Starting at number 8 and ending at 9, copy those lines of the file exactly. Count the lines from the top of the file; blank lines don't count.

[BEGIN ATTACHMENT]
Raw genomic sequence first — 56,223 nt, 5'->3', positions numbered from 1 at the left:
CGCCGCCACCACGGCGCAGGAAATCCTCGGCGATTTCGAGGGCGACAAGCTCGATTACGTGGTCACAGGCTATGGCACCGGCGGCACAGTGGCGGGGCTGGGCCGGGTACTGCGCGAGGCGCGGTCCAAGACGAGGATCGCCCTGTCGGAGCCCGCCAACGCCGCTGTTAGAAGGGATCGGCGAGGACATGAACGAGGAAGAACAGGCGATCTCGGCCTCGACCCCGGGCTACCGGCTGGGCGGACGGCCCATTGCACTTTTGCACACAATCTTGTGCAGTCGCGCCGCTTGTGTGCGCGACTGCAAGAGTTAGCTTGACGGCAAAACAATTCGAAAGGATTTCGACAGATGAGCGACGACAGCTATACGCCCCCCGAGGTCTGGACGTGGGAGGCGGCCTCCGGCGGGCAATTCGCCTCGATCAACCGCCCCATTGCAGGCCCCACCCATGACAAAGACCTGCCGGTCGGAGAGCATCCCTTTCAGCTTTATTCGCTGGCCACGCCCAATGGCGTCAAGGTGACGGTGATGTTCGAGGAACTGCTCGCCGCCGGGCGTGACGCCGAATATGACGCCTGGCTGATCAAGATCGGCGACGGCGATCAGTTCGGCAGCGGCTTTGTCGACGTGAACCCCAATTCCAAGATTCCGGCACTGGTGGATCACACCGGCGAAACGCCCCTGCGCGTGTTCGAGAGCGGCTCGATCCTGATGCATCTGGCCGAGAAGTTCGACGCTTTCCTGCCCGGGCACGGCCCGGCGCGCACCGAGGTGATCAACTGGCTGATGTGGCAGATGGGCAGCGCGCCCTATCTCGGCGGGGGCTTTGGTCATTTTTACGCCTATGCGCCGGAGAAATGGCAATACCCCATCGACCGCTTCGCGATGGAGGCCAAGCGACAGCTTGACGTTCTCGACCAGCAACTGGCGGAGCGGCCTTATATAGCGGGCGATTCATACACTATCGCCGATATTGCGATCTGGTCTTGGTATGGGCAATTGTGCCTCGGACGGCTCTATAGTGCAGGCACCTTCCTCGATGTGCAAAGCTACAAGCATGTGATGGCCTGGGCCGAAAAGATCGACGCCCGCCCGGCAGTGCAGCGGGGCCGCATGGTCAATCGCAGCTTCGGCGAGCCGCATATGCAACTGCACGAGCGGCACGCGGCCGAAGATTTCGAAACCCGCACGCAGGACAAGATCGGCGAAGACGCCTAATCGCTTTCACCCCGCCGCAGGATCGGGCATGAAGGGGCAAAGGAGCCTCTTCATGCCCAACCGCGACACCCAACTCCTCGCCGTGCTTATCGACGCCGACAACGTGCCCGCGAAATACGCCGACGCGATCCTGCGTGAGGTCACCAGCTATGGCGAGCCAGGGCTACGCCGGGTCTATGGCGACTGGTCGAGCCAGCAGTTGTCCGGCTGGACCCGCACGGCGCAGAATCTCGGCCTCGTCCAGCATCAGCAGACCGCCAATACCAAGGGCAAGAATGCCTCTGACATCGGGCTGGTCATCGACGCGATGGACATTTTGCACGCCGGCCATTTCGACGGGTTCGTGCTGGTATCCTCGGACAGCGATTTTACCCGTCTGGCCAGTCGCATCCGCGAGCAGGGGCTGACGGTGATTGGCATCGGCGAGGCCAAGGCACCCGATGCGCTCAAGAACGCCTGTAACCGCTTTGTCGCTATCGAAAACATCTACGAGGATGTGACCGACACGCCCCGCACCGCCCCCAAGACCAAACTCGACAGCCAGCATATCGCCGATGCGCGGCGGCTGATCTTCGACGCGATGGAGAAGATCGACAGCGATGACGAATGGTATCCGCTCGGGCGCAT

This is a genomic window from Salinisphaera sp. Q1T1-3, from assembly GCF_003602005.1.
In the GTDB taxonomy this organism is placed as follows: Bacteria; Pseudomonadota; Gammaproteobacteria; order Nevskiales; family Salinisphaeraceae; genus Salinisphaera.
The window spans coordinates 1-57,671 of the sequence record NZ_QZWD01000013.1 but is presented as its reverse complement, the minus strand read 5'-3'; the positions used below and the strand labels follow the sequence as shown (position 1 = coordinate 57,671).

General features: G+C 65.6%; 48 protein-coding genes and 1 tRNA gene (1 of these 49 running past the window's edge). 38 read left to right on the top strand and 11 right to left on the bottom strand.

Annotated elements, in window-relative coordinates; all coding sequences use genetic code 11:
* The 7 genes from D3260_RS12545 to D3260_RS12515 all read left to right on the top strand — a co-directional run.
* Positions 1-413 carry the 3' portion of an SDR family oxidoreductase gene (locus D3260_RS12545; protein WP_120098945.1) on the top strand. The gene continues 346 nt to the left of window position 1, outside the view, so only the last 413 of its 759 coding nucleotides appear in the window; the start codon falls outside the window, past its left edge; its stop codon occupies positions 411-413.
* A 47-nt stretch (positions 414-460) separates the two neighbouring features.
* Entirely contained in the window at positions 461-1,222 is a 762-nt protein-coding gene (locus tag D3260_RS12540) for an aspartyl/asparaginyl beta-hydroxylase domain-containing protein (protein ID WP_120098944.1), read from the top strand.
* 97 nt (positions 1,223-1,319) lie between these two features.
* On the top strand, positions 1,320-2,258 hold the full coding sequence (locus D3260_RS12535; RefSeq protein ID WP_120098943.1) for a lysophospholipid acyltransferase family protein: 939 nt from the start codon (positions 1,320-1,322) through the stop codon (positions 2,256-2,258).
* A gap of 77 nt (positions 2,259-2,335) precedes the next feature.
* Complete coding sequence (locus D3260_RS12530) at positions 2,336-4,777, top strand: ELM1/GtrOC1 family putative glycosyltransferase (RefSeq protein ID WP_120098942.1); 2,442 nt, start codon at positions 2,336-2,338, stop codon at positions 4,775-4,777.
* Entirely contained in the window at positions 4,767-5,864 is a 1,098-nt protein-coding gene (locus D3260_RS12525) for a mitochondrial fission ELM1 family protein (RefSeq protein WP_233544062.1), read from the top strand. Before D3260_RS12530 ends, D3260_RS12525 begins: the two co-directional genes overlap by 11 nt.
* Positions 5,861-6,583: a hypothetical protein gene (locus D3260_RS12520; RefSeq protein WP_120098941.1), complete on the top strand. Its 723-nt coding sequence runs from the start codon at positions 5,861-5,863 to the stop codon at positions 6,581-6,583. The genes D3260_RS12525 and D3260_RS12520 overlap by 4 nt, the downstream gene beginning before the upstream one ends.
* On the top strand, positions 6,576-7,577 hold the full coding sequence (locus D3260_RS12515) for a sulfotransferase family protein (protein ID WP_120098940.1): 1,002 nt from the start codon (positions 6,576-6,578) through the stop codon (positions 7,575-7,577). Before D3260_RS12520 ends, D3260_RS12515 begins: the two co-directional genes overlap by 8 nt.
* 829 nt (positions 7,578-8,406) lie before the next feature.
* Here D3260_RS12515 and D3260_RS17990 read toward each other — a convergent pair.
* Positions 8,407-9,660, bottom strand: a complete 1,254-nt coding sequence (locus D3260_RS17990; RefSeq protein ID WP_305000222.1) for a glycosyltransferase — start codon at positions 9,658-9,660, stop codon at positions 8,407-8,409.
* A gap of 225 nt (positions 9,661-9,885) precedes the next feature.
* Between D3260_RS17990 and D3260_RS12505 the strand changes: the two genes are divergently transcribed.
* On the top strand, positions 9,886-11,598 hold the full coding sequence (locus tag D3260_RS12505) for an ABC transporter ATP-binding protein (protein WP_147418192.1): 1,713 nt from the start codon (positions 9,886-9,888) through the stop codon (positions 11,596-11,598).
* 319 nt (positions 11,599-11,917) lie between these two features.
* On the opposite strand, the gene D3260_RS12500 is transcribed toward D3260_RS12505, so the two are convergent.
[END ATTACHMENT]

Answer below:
* The 7 genes from D3260_RS12545 to D3260_RS12515 all read left to right on the top strand — a co-directional run.
* Positions 1-413 carry the 3' portion of an SDR family oxidoreductase gene (locus D3260_RS12545; protein WP_120098945.1) on the top strand. The gene continues 346 nt to the left of window position 1, outside the view, so only the last 413 of its 759 coding nucleotides appear in the window; the start codon falls outside the window, past its left edge; its stop codon occupies positions 411-413.